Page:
Kosovo mourns slain police officer as some Serb gunmen remain at large after monastery siege
Kosovo on Monday observed a day of mourning for the Kosovar Albanian police officer killed by Serb gunmen who then barricaded themselves in an Orthodox monastery in a siege that further raised tensions as the two wartime foes seek to normalize ties.
Flags were at half-staff on all public buildings in the capital Pristina to mourn Afrim Bunjaku. In the north, where most of Kosovo's ethnic Serb minority lives in four municipalities around Mitrovica, police were patrolling in search of the armed assailants after they left the monastery.
About 30 gunmen dressed in combat uniforms were involved in the attack, but it is not clear who they are or who is supporting them. Pristina accuses Belgrade of backing the "terrorists," an accusation Serbia denies, saying they are Serbs from Kosovo protesting the government there.
On Sunday the masked gunmen opened fire on a police patrol at about 3 a.m. (01:00 GMT) in Banjska, a village located 55 kilometers (35 miles) north of Pristina, killing Bunjaku and injuring another officer.
They then used an armored vehicle to break down the gates to the monastery in the village, where they remained in a stand-off with Kosovo police until evening.
The two sides exchanged gunfire sporadically until darkness fell, when the assailants escaped from the monastery on foot.
Three of the attackers were killed and two injured. Another Kosovar police officer was injured in the confrontation near the monastery.
Two of the gunmen and four Serbs discovered nearby with communication equipment were arrested and are being investigated for terrorist acts.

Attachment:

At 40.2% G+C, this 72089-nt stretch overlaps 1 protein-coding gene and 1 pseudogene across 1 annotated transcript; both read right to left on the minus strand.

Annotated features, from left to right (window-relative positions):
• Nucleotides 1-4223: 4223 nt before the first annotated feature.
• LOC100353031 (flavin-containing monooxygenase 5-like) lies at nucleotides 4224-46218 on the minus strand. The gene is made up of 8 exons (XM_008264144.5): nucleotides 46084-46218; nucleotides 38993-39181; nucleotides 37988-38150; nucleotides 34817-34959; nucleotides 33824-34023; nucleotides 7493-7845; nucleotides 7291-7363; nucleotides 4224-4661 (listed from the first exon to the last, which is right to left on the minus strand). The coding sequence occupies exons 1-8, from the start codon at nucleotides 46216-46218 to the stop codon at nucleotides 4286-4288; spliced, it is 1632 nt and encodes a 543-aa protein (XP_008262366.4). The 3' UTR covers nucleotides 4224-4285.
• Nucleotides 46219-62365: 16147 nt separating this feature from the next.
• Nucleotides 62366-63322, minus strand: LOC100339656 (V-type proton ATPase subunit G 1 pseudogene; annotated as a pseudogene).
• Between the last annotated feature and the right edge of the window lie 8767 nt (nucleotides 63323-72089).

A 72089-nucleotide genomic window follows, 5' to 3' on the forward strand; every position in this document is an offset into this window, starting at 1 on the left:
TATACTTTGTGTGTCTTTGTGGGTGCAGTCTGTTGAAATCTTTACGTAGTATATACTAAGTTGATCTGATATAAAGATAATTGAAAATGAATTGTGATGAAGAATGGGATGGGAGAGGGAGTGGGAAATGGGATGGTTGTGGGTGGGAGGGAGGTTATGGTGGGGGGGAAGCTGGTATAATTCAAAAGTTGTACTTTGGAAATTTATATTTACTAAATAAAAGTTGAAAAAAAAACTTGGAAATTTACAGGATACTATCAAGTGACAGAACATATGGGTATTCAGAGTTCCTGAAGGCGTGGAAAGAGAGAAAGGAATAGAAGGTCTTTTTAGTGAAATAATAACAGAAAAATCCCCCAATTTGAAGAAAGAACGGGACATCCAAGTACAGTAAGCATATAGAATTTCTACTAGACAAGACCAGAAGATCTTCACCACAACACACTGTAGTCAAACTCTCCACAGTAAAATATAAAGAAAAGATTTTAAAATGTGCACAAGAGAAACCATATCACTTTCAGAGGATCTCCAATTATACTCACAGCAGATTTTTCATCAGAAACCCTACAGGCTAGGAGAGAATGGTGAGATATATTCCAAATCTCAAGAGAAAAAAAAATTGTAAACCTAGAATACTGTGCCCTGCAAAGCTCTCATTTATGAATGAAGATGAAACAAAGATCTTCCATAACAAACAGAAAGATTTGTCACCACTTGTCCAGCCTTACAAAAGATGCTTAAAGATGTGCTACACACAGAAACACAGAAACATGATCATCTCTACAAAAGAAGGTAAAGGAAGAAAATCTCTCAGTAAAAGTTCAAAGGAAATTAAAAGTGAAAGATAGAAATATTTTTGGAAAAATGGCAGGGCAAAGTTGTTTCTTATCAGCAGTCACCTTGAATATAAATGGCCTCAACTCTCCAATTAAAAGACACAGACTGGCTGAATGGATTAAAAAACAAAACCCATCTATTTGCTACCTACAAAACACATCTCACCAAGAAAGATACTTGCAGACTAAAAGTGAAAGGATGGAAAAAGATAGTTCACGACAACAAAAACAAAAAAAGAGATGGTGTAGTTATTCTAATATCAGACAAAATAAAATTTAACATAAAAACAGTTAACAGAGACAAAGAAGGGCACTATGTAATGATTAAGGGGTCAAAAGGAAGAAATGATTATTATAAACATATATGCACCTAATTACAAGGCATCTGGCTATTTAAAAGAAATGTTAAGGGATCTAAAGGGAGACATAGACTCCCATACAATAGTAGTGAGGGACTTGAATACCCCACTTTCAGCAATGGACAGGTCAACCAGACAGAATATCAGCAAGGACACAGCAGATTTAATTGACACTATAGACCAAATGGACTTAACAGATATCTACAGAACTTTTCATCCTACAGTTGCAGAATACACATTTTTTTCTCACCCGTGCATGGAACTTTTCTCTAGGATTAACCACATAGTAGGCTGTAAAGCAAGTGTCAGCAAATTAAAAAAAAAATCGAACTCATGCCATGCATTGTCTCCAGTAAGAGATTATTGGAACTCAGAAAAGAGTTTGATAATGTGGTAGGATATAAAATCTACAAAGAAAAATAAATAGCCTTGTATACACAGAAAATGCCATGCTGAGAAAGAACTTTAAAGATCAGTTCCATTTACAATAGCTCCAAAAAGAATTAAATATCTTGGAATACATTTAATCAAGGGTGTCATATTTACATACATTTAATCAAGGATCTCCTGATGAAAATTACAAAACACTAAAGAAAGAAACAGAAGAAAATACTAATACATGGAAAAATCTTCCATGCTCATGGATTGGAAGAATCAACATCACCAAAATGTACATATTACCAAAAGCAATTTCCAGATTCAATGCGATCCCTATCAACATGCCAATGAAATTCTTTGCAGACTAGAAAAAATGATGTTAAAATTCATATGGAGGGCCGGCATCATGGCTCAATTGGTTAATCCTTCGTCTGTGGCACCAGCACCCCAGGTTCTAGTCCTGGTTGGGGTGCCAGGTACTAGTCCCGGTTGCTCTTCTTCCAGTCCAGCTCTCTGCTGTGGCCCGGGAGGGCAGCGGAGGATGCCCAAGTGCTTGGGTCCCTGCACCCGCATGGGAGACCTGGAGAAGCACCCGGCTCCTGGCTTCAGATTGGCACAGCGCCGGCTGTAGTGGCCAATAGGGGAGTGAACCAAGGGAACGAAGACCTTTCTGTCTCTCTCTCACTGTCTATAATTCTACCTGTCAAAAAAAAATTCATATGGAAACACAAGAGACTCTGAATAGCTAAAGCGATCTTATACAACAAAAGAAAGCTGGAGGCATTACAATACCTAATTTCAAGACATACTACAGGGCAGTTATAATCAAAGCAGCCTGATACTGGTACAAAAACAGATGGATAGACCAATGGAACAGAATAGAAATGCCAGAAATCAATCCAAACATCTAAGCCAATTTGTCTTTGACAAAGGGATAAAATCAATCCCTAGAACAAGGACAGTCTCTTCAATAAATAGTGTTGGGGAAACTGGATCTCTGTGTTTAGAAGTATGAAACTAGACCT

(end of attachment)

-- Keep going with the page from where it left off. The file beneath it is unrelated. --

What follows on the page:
Police seized vehicles used by the gunmen which contained an arsenal of firearms of different calibers, explosives, ammunition and logistics capable of equipping hundreds of persons, according to Kosovo Interior Minister Xhelal Svecla.
"It's a terrorist, criminal, professional unit that had planned and prepared what they did and who are not a smuggling band but a mercenary structure which is politically, financially and logistically supported by official Belgrade," sad Prime Minister Albin Kurti.
Serbian President Aleksandar Vucic said the gunmen were local Kosovo Serbs "who no longer want to stand Kurti's terror."
Vucic condemned the killing of the Kosovo policeman, but said the clash was the result of "brutal" pressure on Kosovo Serbs by the government there. He denied any involvement by Belgrade.
Vucic also blasted the West and its "hypocrisy" over Kosovo.
"You can kill us all. Serbia will never recognize the independence of Kosovo, that monster creation that you made by bombing Serbia," Vucic said, referring to the 1999 NATO intervention which led to Kosovo separating from Serbia.
Serbia and Kosovo, its former province, have been at odds for decades. Their 1998-99 war left more than 10,000 people dead, mostly Kosovo Albanians. Kosovo unilaterally declared independence in 2008 but Belgrade has refused to recognize the move.
The international community condemned the "hideous attack." The European Union and the NATO-led international peacekeeping force in Kosovo are in close contact with Kosovar authorities.
Earlier this month, an EU-facilitated meeting between Kurti and Vucic to normalize ties ended in acrimony. The United States has supported the negotiations and the EU's position in trying to resolve the ongoing source of tension in the Balkans.
In February, the EU put forward a 10-point plan to end the latest escalation of tensions. Kurti and Vucic gave their approval at the time, but with some reservations that have still not been resolved.
The EU warned both countries that their commitments in February "are binding on them and play a role in the European path of the parties" — in other words, Serbia and Kosovo's chances of joining the 27-nation bloc.